The Valdosta Daily Times
“The Hobbit: The Desolation of Smaug” (Adventure/Action/Fantasy: 2 hours, 41 minutes)
Starring: Ian McKellen, Martin Freeman, Richard Armitage, Aidan Turner and Luke Evans
Director: Peter Jackson
Rated: PG-13 (Violence and frightening images)
Movie Review: J.R.R. Tolkien’s “The Hobbit” is a good tale. Peter Jackson is stretching this story, although it is still fine entertainment. He has taken a relatively short novel and has turned it into a three, over-two-hour photoplays. While the films remain engaging, Director Jackson’s stretch of imagination is pushing it.
This second installment continues where “The Hobbit: An Unexpected Journey” (2012) ceased. After a few dangerous adventures, the Hobbit Bilbo Baggins (Freeman) has now reached the lost Dwarf Kingdom of Erebor with a group of dwarves led by the legendary warrior Thorin Oakenshield (Armitage), while the wizard Gandalf the Grey (McKellen) engages an old enemy. Bilbo Baggins must now fulfill his agreement with the dwarves by entering corridors of the Kingdom of Erebor to recover the Arkenstone, a luminescent jewel guarded by the enormous dragon Smaug (voiced by Benedict Cumberbatch).
Like “The Lord of the Rings” trilogy, “The Hobbit” series never loses its ability to inspire and create a sense of awe. “The Desolation of Smaug” is better than its prequel, but the story is wearing thin as an intriguing story.
The actors are exceptional. It is difficult to find an actor as talented as McKellen. Other cast members are also compelling with respects to their performances.
However, Jackson easily allows visual effects, especially computer-animated imagery, and grand stunts to overshadow Tolkien’s characters from “The Hobbit.” Though visual effects and action sequences are grand and a major part of the entertainment, they are more impressive than characters frequently.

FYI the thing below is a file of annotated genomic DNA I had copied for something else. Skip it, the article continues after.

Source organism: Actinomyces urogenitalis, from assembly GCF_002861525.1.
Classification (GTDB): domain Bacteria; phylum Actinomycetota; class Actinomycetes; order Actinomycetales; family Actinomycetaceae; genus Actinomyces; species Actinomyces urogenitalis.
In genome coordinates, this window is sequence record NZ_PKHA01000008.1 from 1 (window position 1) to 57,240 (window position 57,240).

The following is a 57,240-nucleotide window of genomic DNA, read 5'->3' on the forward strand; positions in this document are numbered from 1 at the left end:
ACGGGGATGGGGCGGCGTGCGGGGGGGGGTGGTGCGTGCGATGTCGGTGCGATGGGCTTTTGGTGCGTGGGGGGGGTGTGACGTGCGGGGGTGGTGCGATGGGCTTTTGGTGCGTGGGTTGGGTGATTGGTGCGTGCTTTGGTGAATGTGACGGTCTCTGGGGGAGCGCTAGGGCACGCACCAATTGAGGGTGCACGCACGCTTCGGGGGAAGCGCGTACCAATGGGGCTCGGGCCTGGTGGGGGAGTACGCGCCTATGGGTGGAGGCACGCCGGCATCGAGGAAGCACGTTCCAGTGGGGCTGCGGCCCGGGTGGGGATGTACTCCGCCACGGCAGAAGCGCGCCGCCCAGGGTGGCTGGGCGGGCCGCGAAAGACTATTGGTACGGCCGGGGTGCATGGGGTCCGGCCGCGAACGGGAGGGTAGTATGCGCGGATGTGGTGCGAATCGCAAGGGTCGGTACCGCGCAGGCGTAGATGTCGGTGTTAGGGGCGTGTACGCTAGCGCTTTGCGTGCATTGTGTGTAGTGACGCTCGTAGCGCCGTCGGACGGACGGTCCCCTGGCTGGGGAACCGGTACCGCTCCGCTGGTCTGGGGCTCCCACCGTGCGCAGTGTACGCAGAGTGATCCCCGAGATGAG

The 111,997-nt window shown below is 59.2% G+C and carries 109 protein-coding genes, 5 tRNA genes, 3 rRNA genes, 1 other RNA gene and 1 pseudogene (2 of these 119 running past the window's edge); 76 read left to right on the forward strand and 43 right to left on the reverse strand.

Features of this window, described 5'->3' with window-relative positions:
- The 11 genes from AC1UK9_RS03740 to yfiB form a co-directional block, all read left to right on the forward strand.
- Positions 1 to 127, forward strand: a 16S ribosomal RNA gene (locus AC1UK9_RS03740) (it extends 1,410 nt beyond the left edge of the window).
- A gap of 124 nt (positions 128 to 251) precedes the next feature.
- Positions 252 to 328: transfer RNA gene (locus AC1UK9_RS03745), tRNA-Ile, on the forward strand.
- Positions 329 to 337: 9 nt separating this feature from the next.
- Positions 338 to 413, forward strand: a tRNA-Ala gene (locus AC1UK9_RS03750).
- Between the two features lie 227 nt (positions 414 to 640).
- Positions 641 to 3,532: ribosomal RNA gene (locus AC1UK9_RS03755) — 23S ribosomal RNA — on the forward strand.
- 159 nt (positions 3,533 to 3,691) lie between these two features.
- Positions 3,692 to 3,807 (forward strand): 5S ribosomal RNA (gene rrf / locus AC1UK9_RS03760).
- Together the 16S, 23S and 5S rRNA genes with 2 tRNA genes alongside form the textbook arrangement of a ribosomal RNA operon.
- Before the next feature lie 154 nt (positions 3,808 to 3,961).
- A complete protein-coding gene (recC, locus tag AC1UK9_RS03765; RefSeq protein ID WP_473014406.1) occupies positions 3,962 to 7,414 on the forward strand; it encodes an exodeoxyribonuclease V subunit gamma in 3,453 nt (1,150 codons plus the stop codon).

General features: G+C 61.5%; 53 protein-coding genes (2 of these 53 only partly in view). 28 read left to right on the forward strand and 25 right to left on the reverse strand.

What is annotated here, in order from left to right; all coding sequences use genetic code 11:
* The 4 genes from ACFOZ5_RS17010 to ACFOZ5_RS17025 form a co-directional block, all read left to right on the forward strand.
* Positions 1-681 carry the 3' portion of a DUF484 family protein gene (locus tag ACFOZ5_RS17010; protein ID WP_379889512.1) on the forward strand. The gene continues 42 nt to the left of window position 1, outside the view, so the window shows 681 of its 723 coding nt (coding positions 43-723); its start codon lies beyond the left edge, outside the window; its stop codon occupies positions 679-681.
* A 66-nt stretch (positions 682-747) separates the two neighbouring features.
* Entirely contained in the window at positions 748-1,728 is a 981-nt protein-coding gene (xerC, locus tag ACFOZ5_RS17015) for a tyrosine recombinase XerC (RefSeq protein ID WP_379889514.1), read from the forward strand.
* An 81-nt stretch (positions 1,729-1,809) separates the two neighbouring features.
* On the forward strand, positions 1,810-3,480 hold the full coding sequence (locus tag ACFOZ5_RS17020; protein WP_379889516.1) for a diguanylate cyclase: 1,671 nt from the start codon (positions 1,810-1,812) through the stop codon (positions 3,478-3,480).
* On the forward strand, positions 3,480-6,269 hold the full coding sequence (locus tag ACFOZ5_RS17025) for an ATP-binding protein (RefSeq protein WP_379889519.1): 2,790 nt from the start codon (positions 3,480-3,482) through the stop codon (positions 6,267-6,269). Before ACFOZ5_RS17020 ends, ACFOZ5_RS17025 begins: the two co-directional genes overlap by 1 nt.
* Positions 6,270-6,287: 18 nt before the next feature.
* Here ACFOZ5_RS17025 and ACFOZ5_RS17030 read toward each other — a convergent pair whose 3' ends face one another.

Jackson also allows the film to make unnecessary story diversions. Was there really need to have Gandalf the Grey go on a mission that divided him from the rest of cast for a large part of this screenplay?
It appears the intent was to link “The Hobbit” films with the “Lord of The Rings.” This was unnecessary as several of the characters overlap. In this aspect, there was no need to insert Sauron in a major manner.
In addition, the dragon Smaug is talkative to the point he gives no reason to fear him other than the fact he can rain fire from his oral cavity. The sequence with Bilbo Baggins and Smaug is not gratifying in the manner of last year’s dialogue between Baggins and Gollum (Andy Serkis).
Despite those subtractions, “The Desolation of Smaug” is better than “An Unexpected Journey,” which was unpersuasive in some scenes. “Smaug” drops some of the lighter comical moments and characters repeatedly running and fighting each scene.
This outing, Jackson and his team do better, even if it is only slightly. The story remains good. The action-adventure moments are appealing and the visuals, although ostentatious, are dazzling. It has all the merits of a summer blockbuster during the chill of December.
Grade: B- (Still some of the best entertainment, but it is quickly becoming desolate.)
“Out of the Furnace” (Crime/Drama: 1 hour, 56 minutes)
Starring: Christian Bale, Woody Harrelson, Casey Affleck, Zoe Saldana, Willem Dafoe, Sam Shepard and Forest Whitaker
Director: Scott Cooper
Rated:R (Profanity, extreme violence)
Movie Review: Life does not have to make sense. Fiction does. This fine notion is missing with respects to “Out of the Furnace,” an oddly edited tale directed by Cooper (“Crazy Heart,”2009).
Russell Baze (Bale), along with his uncle, Gerald “Red” Baze (Shepard), begin their search for war veteran Rodney Baze (Affleck), Russell’s brother, after law enforcement fails to find Rodney. The search for Rodney will not be easy considering he is in a countryside area ran by Harlan DeGroat (Harrelson), a violent, hick kingpin.
Cooper wrote this piece with Brad Ingelsby. The film has a talented ensemble, so it is a well-acted piece. However, the disjointed manner in which the film transpires feels like one of those old millimeter films spliced together incorrectly.
The scenes do not flow in an order that facilitates the plot effectively. Some scenes appear out of place or have little to do with the overall story. The link from one scene to the next is not there occasionally. This screenplay appears like an assortment of random plots put together. They eventually come together, but something appears lacking in the middle. This makes characters’ behaviors appear odd and often disjointed.
This disjointedness also makes character development problematic. The haphazard display of scenes means one must get to know characters through messiness. This complicates the story, but the actors do their jobs well. Bale, Affleck, Dafoe and others are great. Harrelson is especially good as a drug-addicted brute.
“Furnace” works concerning a talented cast, but it fails to be compelling because of the shabby manner in which its story is distributed. This is a shame considering the story is interesting.
Grade: C (Out of the furnace ... still cold.)